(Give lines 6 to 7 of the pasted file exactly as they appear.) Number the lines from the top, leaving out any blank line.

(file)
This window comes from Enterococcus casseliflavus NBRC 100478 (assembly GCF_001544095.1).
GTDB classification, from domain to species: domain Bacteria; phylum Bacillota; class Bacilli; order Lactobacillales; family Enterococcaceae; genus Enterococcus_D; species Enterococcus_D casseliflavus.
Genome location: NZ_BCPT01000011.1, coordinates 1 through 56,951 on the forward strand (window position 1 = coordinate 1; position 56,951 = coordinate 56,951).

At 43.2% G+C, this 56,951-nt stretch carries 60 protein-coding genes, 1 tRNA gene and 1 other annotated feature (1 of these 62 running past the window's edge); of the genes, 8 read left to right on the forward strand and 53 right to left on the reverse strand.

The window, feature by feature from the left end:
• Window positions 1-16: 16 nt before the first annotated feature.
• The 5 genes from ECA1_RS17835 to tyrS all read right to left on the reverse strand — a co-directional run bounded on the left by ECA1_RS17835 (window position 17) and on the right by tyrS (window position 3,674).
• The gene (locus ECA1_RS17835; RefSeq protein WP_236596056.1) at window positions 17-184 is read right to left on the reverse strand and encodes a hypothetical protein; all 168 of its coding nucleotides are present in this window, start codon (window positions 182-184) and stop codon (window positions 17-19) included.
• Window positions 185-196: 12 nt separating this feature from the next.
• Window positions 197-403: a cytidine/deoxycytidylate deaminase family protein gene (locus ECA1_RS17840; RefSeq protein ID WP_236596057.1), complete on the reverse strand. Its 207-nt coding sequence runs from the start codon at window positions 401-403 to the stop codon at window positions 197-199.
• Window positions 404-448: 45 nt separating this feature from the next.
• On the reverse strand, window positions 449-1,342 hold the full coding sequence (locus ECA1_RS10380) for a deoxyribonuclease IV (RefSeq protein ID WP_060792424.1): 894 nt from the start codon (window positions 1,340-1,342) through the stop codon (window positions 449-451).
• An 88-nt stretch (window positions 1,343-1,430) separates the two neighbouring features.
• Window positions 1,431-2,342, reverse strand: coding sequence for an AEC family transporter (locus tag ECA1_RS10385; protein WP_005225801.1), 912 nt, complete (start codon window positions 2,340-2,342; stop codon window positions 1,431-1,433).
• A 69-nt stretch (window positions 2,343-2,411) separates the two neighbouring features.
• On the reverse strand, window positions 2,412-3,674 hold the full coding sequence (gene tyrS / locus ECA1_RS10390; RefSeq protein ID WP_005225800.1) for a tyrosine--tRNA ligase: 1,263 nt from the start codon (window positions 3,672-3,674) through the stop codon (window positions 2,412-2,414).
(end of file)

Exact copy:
• Window positions 1-16: 16 nt before the first annotated feature.
• The 5 genes from ECA1_RS17835 to tyrS all read right to left on the reverse strand — a co-directional run bounded on the left by ECA1_RS17835 (window position 17) and on the right by tyrS (window position 3,674).